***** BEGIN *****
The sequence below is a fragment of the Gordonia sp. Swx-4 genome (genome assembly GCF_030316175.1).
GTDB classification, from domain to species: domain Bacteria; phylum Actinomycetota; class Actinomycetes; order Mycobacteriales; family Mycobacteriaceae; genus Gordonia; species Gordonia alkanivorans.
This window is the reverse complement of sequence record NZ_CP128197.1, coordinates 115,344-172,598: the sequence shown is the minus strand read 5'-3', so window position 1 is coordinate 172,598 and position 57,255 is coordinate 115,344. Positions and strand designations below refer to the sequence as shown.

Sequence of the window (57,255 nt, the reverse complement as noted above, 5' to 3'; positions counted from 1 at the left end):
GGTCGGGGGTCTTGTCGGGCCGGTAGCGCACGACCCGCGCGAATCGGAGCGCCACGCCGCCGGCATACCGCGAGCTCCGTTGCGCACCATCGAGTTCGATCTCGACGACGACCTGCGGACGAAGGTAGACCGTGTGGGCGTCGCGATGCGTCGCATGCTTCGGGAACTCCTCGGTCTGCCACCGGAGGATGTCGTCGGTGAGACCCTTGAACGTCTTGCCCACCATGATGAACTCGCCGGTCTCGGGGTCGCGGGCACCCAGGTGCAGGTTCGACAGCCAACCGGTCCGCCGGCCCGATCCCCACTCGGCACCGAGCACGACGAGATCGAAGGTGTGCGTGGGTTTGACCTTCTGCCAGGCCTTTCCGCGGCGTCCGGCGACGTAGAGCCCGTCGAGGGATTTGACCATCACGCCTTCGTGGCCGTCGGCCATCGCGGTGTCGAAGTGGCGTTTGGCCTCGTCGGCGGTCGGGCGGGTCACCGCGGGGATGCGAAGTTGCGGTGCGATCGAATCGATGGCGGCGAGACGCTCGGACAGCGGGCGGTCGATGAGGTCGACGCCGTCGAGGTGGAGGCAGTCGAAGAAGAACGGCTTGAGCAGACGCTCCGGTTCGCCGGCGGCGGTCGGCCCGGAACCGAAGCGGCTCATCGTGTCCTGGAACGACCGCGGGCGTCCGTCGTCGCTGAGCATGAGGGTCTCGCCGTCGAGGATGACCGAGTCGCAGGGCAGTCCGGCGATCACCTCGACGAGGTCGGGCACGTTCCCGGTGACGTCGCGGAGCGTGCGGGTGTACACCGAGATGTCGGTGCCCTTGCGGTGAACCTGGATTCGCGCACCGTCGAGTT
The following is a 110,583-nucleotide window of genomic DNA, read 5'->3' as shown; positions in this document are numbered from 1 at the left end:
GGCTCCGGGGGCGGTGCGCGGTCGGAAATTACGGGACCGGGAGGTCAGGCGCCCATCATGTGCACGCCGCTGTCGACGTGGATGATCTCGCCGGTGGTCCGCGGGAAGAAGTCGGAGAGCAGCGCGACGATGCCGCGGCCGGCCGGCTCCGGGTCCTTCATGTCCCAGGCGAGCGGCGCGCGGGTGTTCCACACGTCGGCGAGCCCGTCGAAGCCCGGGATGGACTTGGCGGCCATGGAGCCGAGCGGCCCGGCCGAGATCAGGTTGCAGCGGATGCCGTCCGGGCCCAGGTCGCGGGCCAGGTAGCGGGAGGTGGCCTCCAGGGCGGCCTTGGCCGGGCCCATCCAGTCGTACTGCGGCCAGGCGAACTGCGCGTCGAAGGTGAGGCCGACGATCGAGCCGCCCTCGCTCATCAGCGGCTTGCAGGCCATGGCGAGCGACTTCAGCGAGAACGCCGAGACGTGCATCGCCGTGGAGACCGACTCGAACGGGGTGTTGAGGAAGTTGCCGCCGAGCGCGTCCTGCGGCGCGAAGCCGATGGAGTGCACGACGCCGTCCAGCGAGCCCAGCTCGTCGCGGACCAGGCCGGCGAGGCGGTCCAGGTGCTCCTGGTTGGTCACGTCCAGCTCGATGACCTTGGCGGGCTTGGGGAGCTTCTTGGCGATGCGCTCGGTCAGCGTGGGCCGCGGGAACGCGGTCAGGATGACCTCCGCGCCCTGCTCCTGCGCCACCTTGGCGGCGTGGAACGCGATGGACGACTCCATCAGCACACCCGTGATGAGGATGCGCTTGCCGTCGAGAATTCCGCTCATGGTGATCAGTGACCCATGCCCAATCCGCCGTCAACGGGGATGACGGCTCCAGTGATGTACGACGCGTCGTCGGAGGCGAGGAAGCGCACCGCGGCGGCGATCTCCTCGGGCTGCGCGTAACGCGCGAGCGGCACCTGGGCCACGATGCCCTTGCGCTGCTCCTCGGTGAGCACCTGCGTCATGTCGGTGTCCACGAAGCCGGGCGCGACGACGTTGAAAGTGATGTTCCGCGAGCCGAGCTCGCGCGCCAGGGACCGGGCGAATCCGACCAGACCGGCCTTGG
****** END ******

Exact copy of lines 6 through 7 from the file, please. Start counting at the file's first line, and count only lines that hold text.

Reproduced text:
The following is a 110,583-nucleotide window of genomic DNA, read 5'->3' as shown; positions in this document are numbered from 1 at the left end:
GGCTCCGGGGGCGGTGCGCGGTCGGAAATTACGGGACCGGGAGGTCAGGCGCCCATCATGTGCACGCCGCTGTCGACGTGGATGATCTCGCCGGTGGTCCGCGGGAAGAAGTCGGAGAGCAGCGCGACGATGCCGCGGCCGGCCGGCTCCGGGTCCTTCATGTCCCAGGCGAGCGGCGCGCGGGTGTTCCACACGTCGGCGAGCCCGTCGAAGCCCGGGATGGACTTGGCGGCCATGGAGCCGAGCGGCCCGGCCGAGATCAGGTTGCAGCGGATGCCGTCCGGGCCCAGGTCGCGGGCCAGGTAGCGGGAGGTGGCCTCCAGGGCGGCCTTGGCCGGGCCCATCCAGTCGTACTGCGGCCAGGCGAACTGCGCGTCGAAGGTGAGGCCGACGATCGAGCCGCCCTCGCTCATCAGCGGCTTGCAGGCCATGGCGAGCGACTTCAGCGAGAACGCCGAGACGTGCATCGCCGTGGAGACCGACTCGAACGGGGTGTTGAGGAAGTTGCCGCCGAGCGCGTCCTGCGGCGCGAAGCCGATGGAGTGCACGACGCCGTCCAGCGAGCCCAGCTCGTCGCGGACCAGGCCGGCGAGGCGGTCCAGGTGCTCCTGGTTGGTCACGTCCAGCTCGATGACCTTGGCGGGCTTGGGGAGCTTCTTGGCGATGCGCTCGGTCAGCGTGGGCCGCGGGAACGCGGTCAGGATGACCTCCGCGCCCTGCTCCTGCGCCACCTTGGCGGCGTGGAACGCGATGGACGACTCCATCAGCACACCCGTGATGAGGATGCGCTTGCCGTCGAGAATTCCGCTCATGGTGATCAGTGACCCATGCCCAATCCGCCGTCAACGGGGATGACGGCTCCAGTGATGTACGACGCGTCGTCGGAGGCGAGGAAGCGCACCGCGGCGGCGATCTCCTCGGGCTGCGCGTAACGCGCGAGCGGCACCTGGGCCACGATGCCCTTGCGCTGCTCCTCGGTGAGCACCTGCGTCATGTCGGTGTCCACGAAGCCGGGCGCGACGACGTTGAAAGTGATGTTCCGCGAGCCGAGCTCGCGCGCCAGGGACCGGGCGAATCCGACCAGACCGGCCTTGG